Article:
Michael Owen Can Expect Frosty Anfield Reception

Kieran Beckles@@kieranbecklesCorrespondent IOctober 24, 2009

MANCHESTER, ENGLAND - SEPTEMBER 23:  Michael Owen of Manchester United in action during the Carling Cup Third Round match between Manchester United and Wolverhampton Wanderers at Old Trafford on September 23, 2009 in Manchester, United Kingdom.  (Photo by Laurence Griffiths/Getty Images)

The recent media whirlwind surrounding the ailing fortunes of Liverpool have somewhat overshadowed the imminent return of Michael Owen to Anfield. The issue has almost slipped completely under the radar.

Of course it won’t be the first time the 29-year-old has returned to Merseyside.

He endured two 3-0 defeats in the black and white of Newcastle. On both occasions he received a mixed reaction from the Kop: respectful claps acknowledging a fallen hero mingled in with a scattering of scornful jeers.

On Sunday, the former Liverpool No. 10 can expect a much more hostile reception.

Few players have made the switch from Liverpool to United or vice versa. To find the last player to have moved directly between the two clubs, one has to track back through the football timeline to 1964.

United’s Phil Chisnall swapped Old Trafford for Anfield and remains in the history books as the last player to have made the controversial change.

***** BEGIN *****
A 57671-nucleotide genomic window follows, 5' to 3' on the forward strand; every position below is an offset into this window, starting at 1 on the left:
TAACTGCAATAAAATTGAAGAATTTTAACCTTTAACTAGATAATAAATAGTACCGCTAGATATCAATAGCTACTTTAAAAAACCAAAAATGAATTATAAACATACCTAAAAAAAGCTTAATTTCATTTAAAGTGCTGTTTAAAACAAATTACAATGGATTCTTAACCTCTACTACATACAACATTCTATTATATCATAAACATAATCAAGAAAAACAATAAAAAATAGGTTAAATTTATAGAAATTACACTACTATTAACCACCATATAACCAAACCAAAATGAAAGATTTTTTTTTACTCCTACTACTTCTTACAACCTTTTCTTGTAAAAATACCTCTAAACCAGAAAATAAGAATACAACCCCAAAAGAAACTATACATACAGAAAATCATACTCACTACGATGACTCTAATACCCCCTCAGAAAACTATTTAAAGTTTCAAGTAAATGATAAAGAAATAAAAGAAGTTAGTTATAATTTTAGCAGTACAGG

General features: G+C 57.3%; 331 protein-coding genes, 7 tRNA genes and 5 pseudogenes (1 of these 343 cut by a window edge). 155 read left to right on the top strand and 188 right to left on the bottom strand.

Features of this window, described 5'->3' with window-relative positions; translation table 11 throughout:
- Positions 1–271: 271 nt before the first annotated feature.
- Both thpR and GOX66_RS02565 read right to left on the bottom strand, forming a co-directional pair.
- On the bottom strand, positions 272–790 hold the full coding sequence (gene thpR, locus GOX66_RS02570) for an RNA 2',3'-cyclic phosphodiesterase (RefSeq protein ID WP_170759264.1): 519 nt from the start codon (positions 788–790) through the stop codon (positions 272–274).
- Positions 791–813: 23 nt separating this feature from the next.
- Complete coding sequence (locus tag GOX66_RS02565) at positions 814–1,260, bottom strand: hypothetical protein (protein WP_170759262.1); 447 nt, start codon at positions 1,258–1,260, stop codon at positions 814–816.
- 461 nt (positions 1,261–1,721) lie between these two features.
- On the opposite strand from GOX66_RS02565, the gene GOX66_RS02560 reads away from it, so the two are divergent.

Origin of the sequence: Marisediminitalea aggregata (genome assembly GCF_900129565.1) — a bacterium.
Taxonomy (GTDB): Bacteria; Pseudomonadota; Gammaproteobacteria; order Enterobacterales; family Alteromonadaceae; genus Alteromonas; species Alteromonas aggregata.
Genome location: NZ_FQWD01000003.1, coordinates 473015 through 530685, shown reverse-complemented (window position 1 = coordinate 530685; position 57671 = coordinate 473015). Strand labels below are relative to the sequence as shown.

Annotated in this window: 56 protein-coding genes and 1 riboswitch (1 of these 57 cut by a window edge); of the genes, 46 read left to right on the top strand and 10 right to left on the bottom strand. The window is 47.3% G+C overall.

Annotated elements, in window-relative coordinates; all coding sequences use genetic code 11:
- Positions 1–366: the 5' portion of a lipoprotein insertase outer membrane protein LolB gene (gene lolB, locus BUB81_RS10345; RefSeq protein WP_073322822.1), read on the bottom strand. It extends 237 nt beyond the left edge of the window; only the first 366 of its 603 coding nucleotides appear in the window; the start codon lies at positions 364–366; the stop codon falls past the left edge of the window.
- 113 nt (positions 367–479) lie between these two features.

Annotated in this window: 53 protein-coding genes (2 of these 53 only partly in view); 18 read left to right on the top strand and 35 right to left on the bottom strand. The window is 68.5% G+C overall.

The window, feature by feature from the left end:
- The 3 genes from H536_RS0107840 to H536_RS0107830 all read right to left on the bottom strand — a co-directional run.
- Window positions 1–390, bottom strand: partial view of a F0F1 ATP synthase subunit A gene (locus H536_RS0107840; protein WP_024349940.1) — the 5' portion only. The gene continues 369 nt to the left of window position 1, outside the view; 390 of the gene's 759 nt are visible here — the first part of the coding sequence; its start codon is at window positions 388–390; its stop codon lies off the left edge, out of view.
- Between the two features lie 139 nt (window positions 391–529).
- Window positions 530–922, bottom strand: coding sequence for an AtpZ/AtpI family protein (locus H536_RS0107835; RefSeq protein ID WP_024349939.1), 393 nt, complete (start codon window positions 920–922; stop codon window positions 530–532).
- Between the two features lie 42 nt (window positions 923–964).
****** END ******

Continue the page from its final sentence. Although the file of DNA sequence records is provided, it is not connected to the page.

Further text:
Owen hasn’t hopped out of Benitez’s modest double berth into Ferguson’s king sized poster bedstead. He has shown dutiful respect, initially moving to Madrid then to the torrid Toon.

Yet this won’t help quell the smouldering Anfield atmosphere on Sunday.

Paul Ince spent six fruitful years at Old Trafford, departing for Milan in 1995. Two years later he returned to England, content to embrace the Liver bird.

Manchester United fans aired their dissatisfaction with their former hero. Owen would do well to prepare himself for a similar reaction.

Owen cemented his place in Liverpool history with his fantastic goal record. In 11 years at the club he made 300 appearances and the England international found the net on 158 occasions. Only Ian Rush, Roger Hunt and Billy Liddell boast superior stats.

Talismanic Liverpool captain, Steven Gerrard, described his close friend as “the best striker in the history of Liverpool Football Club.” Rush and company may have something to say about that and not discounting the current darling of the Kop, Fernando Torres.

Ironically the original boy-wonder may be called upon by Ferguson to replace the injured Wayne Rooney. If so, it seems fateful that Owen will play a starring role in the return of the prodigal son. In a Manchester United shirt.

The cameras will be ready, the country will be watching.

Should Owen poach a goal in front of the Kop then his reaction will be interesting. Has the ex-lover moved on or will he show respectful disdain for his former employers, for his former love?

Either way it is inevitable that he will upset some supporters in Red.

It’s never a pleasant experience watching a former club icon, celebrate the crucial winning goal for the club that you have reviled since childhood.

Add in the factor that it is a must-win game for Rafa Benitez and his squad and it appears we have the perfect recipe for the biggest derby in British football, the El Classico  of England.

Expect a stalemate.


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